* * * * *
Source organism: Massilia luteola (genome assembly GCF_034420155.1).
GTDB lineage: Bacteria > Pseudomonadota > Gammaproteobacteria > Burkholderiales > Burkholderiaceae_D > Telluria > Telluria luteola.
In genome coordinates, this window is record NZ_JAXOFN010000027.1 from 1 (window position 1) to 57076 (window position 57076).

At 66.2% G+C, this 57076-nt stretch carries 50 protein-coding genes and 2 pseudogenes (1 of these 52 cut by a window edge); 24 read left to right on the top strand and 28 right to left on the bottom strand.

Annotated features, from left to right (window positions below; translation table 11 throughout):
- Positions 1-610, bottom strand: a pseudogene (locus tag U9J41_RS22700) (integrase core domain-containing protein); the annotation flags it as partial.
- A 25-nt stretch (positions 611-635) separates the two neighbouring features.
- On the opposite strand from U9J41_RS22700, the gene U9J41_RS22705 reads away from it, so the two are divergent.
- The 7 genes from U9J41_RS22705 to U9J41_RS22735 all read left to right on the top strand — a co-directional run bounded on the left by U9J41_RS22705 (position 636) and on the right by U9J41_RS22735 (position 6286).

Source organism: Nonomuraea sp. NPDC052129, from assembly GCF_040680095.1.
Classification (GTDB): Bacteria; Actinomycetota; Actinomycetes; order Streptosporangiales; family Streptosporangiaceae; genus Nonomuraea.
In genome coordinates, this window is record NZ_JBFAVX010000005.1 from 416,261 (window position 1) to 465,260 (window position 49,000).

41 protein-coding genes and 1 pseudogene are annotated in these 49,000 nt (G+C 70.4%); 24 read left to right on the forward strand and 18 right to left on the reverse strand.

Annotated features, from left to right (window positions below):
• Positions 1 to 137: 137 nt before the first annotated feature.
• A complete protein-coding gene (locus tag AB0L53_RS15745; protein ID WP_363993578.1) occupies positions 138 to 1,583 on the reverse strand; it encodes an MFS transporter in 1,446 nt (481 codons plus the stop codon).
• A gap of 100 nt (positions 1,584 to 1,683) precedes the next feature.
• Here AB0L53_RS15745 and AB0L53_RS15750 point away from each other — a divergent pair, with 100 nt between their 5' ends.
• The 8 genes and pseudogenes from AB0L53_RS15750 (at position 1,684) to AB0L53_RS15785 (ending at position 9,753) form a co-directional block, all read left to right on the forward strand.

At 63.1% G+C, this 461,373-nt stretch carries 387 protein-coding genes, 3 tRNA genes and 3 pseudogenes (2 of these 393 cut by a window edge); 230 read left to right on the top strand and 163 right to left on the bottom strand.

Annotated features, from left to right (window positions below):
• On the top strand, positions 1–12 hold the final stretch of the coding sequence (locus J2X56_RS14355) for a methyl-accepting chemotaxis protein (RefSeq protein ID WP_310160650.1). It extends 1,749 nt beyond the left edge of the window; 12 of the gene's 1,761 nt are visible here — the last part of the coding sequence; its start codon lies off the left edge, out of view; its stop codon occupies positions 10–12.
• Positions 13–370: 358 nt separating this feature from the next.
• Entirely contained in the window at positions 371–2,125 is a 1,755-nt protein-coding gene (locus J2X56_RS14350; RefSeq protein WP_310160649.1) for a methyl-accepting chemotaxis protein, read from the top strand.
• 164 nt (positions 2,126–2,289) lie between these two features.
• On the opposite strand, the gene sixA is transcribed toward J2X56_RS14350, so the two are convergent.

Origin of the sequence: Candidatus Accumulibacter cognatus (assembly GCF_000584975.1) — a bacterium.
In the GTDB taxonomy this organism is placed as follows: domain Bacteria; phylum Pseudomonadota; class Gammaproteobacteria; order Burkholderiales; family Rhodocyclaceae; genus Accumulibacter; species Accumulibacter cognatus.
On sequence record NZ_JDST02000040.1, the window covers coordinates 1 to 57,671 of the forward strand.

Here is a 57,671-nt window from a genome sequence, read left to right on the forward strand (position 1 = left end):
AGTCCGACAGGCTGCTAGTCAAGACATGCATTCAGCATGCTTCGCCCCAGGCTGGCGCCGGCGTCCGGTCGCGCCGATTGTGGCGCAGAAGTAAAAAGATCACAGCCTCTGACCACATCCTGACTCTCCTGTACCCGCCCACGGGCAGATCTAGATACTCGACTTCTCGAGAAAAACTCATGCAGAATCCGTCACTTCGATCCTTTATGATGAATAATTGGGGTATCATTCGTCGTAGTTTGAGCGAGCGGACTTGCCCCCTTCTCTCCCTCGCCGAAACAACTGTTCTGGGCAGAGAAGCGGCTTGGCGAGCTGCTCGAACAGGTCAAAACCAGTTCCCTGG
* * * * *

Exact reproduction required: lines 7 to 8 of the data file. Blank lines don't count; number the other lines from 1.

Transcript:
- A 25-nt stretch (positions 611-635) separates the two neighbouring features.
- On the opposite strand from U9J41_RS22700, the gene U9J41_RS22705 reads away from it, so the two are divergent.